Invasive weeds are plants that do not belong in a certain area. They are not native to the place they invade, and once they come, they destroy the equilibrium, the natural balance that had existed prior to their arrival. They first take hold in areas that have been disturbed, where the naturally occurring vegetation has been removed. Think of verge on either side of the road or construction zones where destructive weeds take hold. Then they spread.
What weeds are growing in the garden of your heart? What kudzu is dominating the thoughts of your mind? What invasive weeds have taken root in the fragile disturbed areas of your soul?
And remember that by clearing a little patch of ground to garden, you are disturbing the soil, creating an open invitation for opportunistic weeds. If you make changes in your life, even good ones, like trying to read the scriptures more or going to the temple, you are, by that very change, making your soul vulnerable, to pain, frustration and temptation. I’m sure you’ve experienced it, how hard it is to do the right thing.
Even if you aren’t making drastic changes, sometimes they come to you. Depression puts a person in a very fragile state that weeds of doubt, guilt, shame and anger thrive in. And they are incredibly difficult to uproot when you are so weak. When I had post partem depression, even praying and reading scriptures regularly could not ease my mind or clear the weeds from my thoughts.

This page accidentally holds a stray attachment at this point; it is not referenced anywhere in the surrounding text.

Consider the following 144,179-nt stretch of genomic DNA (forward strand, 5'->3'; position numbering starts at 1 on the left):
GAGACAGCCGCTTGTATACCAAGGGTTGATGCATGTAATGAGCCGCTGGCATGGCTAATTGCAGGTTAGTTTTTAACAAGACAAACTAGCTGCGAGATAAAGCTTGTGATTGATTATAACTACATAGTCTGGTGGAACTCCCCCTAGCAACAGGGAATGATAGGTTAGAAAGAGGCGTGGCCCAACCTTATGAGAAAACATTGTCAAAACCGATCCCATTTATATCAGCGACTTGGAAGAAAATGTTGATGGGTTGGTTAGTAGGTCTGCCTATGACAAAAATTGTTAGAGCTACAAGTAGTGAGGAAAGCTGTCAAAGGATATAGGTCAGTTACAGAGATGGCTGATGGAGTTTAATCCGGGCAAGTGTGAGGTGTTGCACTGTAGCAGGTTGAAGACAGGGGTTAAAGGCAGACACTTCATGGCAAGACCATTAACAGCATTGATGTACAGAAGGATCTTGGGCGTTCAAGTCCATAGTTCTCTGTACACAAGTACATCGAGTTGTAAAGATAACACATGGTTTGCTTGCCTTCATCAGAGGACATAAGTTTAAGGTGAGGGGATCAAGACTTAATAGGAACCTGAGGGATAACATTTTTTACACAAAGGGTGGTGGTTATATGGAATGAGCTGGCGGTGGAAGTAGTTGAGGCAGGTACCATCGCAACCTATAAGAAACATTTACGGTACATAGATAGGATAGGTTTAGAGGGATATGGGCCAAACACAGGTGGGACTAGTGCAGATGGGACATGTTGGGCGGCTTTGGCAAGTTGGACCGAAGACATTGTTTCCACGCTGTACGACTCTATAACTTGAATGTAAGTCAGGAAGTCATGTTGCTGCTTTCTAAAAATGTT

I believe in the power of affirmations, the repeated phrase of what you hope to be true, of what you need to be true. This mantra got me through post-partum depression: I am gentle and loving and kind. I listen and speak softly. I am a good mother. I love my children.
At the time, I couldn’t believe any of those things. If I didn’t feel numb and emotionally dead, I felt unspeakable sorrow, or sudden flashes of fierce violent anger. I was beset by
negative, painful, self destructive thoughts, as unwanted and painful as the goatheads that litter the plot of dirt we hope to garden.
So I repeated my mantra, what I hoped could be true. Every conscious repetition was an act of cultivating my thoughts. When the critical, belittling voices in my head attack, I quietly breathe and counter them with what I choose to believe, halting the progress of the noxious weeds in my mind.
Sunday School lessons, for adults, are not to teach, but to remember, to be sure that we are all still growing the same variety of plants in our internal gardens.
So let us all work. Let us toil and till. Let us nurture our faith and community. Let us cling to our covenants and gain strength from them and delight in the blooms of un-sought-for callings.
Go to your gardens, go to the quiet spaces in your soul. Take stock of what is growing there. Cultivate and strengthen those seeds, those plants, whose fruit you want to harvest. Cull out the even encroaching weeds, so that you may be a sanctuary of order and beauty, that the fruits of your field may be an acceptable offering before God.